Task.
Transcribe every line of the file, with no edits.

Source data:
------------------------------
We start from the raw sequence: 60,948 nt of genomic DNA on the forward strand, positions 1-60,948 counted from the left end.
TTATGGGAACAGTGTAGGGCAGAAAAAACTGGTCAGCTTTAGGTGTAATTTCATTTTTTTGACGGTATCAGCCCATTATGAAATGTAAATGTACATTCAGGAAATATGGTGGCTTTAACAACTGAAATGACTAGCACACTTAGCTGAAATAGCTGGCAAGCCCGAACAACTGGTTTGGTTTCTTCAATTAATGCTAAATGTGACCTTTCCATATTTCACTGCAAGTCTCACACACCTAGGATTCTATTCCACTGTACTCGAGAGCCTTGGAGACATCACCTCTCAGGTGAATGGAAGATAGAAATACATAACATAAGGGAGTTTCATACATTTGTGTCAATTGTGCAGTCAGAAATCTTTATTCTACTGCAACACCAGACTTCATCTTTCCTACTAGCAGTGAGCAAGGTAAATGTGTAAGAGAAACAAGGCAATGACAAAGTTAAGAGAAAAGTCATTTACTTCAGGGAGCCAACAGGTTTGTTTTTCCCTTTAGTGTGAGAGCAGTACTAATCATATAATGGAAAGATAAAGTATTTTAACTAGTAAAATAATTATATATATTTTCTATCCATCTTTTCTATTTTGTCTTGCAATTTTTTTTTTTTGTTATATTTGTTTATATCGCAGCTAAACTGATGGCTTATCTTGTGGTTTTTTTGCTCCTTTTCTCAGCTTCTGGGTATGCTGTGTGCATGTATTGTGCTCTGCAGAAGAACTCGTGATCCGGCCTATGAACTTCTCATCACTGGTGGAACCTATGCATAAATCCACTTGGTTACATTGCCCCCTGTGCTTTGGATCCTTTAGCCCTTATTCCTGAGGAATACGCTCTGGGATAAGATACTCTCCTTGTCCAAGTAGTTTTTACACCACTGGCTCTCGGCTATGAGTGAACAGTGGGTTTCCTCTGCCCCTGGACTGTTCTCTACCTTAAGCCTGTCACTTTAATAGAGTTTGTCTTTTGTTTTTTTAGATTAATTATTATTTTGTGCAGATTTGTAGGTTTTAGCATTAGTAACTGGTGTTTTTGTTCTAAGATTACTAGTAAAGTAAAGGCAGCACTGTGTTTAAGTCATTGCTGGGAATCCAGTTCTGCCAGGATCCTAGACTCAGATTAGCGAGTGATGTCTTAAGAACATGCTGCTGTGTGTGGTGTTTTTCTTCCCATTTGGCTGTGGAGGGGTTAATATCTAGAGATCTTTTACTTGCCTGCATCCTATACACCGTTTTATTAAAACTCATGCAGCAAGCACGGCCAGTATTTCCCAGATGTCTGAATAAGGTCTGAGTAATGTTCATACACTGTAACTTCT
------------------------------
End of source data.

We start from the raw sequence: 60,948 nt of genomic DNA on the forward strand, positions 1-60,948 counted from the left end.
TTATGGGAACAGTGTAGGGCAGAAAAAACTGGTCAGCTTTAGGTGTAATTTCATTTTTTTGACGGTATCAGCCCATTATGAAATGTAAATGTACATTCAGGAAATATGGTGGCTTTAACAACTGAAATGACTAGCACACTTAGCTGAAATAGCTGGCAAGCCCGAACAACTGGTTTGGTTTCTTCAATTAATGCTAAATGTGACCTTTCCATATTTCACTGCAAGTCTCACACACCTAGGATTCTATTCCACTGTACTCGAGAGCCTTGGAGACATCACCTCTCAGGTGAATGGAAGATAGAAATACATAACATAAGGGAGTTTCATACATTTGTGTCAATTGTGCAGTCAGAAATCTTTATTCTACTGCAACACCAGACTTCATCTTTCCTACTAGCAGTGAGCAAGGTAAATGTGTAAGAGAAACAAGGCAATGACAAAGTTAAGAGAAAAGTCATTTACTTCAGGGAGCCAACAGGTTTGTTTTTCCCTTTAGTGTGAGAGCAGTACTAATCATATAATGGAAAGATAAAGTATTTTAACTAGTAAAATAATTATATATATTTTCTATCCATCTTTTCTATTTTGTCTTGCAATTTTTTTTTTTTGTTATATTTGTTTATATCGCAGCTAAACTGATGGCTTATCTTGTGGTTTTTTTGCTCCTTTTCTCAGCTTCTGGGTATGCTGTGTGCATGTATTGTGCTCTGCAGAAGAACTCGTGATCCGGCCTATGAACTTCTCATCACTGGTGGAACCTATGCATAAATCCACTTGGTTACATTGCCCCCTGTGCTTTGGATCCTTTAGCCCTTATTCCTGAGGAATACGCTCTGGGATAAGATACTCTCCTTGTCCAAGTAGTTTTTACACCACTGGCTCTCGGCTATGAGTGAACAGTGGGTTTCCTCTGCCCCTGGACTGTTCTCTACCTTAAGCCTGTCACTTTAATAGAGTTTGTCTTTTGTTTTTTTAGATTAATTATTATTTTGTGCAGATTTGTAGGTTTTAGCATTAGTAACTGGTGTTTTTGTTCTAAGATTACTAGTAAAGTAAAGGCAGCACTGTGTTTAAGTCATTGCTGGGAATCCAGTTCTGCCAGGATCCTAGACTCAGATTAGCGAGTGATGTCTTAAGAACATGCTGCTGTGTGTGGTGTTTTTCTTCCCATTTGGCTGTGGAGGGGTTAATATCTAGAGATCTTTTACTTGCCTGCATCCTATACACCGTTTTATTAAAACTCATGCAGCAAGCACGGCCAGTATTTCCCAGATGTCTGAATAAGGTCTGAGTAATGTTCATACACTGTAACTTCT